Now turning to the operation of the Release Action Table (Table 1), a preferred embodiment may be illustrated in conjunction with the flow diagram of FIG. 4. An event requiring use of the RAT may be generated at the current switching node 201 or may be the result of a REL propagating through the network 205. If the event is locally generated, it may be treated locally as in box 203. Or, the event may be externally generated or treated, in which case the program first determines the location, cause, origin and type of signal (digital or non-digital) in flow box 206; then determines the trunk group and obtains the pointer to the appropriate RAT in flow boxes 207 and 208, and looks up the event conditions in that RAT to determine whether or not the RAT includes the necessary action data for that event (box 209). In the case the RAT contains appropriate information for that event, the program continues to invoke the appropriate actions as dictated in the Log, Retry, and Action fields of the table. First, a log entry is generated if so required in the Log field (box 213). Then if redirection is indicated by a "D" in the Retry field, the Redirection Counter is checked to see if too many redirection attempts have been performed (box 215), and if not, the redirection is performed in box 217 (Direct Termination Overflow). If "R" or retry is indicated in the Retry field, then the Retry Counter is checked to see if too many retry attempts have been performed (box 219), and if not, retry is performed in box 221. Finally the Action field is queried to determine if the action should be locally treated, released with cause, or passed back ASIS. If local treatment is specified, then the event is locally treated in box 222, and the Release message is changed to "normal clearing." Otherwise, the event is either released with cause or passed back ASIS, as indicated in box 225.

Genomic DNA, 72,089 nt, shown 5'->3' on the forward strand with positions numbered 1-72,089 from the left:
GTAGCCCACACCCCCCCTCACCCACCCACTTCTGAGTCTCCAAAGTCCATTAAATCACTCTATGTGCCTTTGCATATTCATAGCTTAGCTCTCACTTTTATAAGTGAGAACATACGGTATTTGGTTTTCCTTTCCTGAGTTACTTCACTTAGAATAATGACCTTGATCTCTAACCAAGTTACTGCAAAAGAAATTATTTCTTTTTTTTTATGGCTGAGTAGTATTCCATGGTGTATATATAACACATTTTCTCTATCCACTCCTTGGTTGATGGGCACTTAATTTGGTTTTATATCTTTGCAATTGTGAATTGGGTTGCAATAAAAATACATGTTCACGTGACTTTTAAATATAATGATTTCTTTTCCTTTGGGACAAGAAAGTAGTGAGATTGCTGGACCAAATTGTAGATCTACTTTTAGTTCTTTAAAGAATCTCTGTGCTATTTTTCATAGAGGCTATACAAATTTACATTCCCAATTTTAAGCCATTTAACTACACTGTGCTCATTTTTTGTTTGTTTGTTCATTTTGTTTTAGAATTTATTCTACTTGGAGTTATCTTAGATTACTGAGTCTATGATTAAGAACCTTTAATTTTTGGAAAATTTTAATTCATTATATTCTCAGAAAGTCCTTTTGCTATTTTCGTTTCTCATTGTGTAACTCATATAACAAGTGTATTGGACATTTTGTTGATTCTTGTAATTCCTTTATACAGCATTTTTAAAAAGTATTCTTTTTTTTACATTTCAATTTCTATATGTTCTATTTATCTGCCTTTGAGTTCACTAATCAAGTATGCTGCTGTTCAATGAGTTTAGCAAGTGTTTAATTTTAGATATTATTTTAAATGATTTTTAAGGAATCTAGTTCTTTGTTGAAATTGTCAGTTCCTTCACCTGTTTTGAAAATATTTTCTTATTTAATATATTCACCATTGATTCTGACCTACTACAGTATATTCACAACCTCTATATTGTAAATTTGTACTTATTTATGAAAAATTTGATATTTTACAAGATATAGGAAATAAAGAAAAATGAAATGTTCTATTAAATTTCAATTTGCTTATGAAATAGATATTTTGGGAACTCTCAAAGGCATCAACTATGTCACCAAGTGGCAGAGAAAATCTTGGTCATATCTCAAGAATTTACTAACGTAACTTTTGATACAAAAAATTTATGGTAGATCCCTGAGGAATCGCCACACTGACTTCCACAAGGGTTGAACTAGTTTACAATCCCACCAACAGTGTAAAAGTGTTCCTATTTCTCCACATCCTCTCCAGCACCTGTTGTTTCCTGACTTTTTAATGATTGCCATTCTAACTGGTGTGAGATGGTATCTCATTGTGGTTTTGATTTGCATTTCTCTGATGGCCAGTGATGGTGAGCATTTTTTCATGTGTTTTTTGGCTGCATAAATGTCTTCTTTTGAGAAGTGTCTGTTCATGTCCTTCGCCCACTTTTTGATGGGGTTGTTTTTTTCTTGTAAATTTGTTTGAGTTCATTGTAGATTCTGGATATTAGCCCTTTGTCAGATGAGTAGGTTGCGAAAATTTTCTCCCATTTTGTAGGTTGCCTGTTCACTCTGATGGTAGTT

As described above, by removing the action data from the control program and placing it in a Release Action Table, it is possible to utilize a fixed computer program and yet have a changeable control algorithm. In addition, the use of the RAT enables a wide variety of actions dependent upon event conditions to be efficiently implemented and presented.